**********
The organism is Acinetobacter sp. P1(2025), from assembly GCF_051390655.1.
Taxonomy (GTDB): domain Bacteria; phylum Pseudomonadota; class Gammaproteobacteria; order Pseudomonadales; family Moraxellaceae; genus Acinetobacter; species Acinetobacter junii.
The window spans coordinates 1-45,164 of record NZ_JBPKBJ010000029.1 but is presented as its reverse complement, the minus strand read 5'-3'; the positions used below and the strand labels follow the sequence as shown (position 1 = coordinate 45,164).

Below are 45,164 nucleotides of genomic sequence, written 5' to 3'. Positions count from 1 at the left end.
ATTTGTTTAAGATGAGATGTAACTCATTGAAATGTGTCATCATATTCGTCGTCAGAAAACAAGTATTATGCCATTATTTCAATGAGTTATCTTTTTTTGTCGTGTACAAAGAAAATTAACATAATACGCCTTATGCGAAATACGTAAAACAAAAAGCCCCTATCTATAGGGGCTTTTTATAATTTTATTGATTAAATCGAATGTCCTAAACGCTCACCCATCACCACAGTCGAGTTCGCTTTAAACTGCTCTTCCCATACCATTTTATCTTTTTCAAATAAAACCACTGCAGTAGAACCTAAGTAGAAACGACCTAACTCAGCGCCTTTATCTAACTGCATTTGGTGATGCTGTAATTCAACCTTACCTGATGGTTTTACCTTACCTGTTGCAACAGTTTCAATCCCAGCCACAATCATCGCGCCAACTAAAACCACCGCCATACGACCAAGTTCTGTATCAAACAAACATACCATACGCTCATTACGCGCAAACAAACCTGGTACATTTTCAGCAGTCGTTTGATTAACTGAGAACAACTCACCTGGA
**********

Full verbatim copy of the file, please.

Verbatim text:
The organism is Acinetobacter sp. P1(2025), from assembly GCF_051390655.1.
Taxonomy (GTDB): domain Bacteria; phylum Pseudomonadota; class Gammaproteobacteria; order Pseudomonadales; family Moraxellaceae; genus Acinetobacter; species Acinetobacter junii.
The window spans coordinates 1-45,164 of record NZ_JBPKBJ010000029.1 but is presented as its reverse complement, the minus strand read 5'-3'; the positions used below and the strand labels follow the sequence as shown (position 1 = coordinate 45,164).

Below are 45,164 nucleotides of genomic sequence, written 5' to 3'. Positions count from 1 at the left end.
ATTTGTTTAAGATGAGATGTAACTCATTGAAATGTGTCATCATATTCGTCGTCAGAAAACAAGTATTATGCCATTATTTCAATGAGTTATCTTTTTTTGTCGTGTACAAAGAAAATTAACATAATACGCCTTATGCGAAATACGTAAAACAAAAAGCCCCTATCTATAGGGGCTTTTTATAATTTTATTGATTAAATCGAATGTCCTAAACGCTCACCCATCACCACAGTCGAGTTCGCTTTAAACTGCTCTTCCCATACCATTTTATCTTTTTCAAATAAAACCACTGCAGTAGAACCTAAGTAGAAACGACCTAACTCAGCGCCTTTATCTAACTGCATTTGGTGATGCTGTAATTCAACCTTACCTGATGGTTTTACCTTACCTGTTGCAACAGTTTCAATCCCAGCCACAATCATCGCGCCAACTAAAACCACCGCCATACGACCAAGTTCTGTATCAAACAAACATACCATACGCTCATTACGCGCAAACAAACCTGGTACATTTTCAGCAGTCGTTTGATTAACTGAGAACAACTCACCTGGA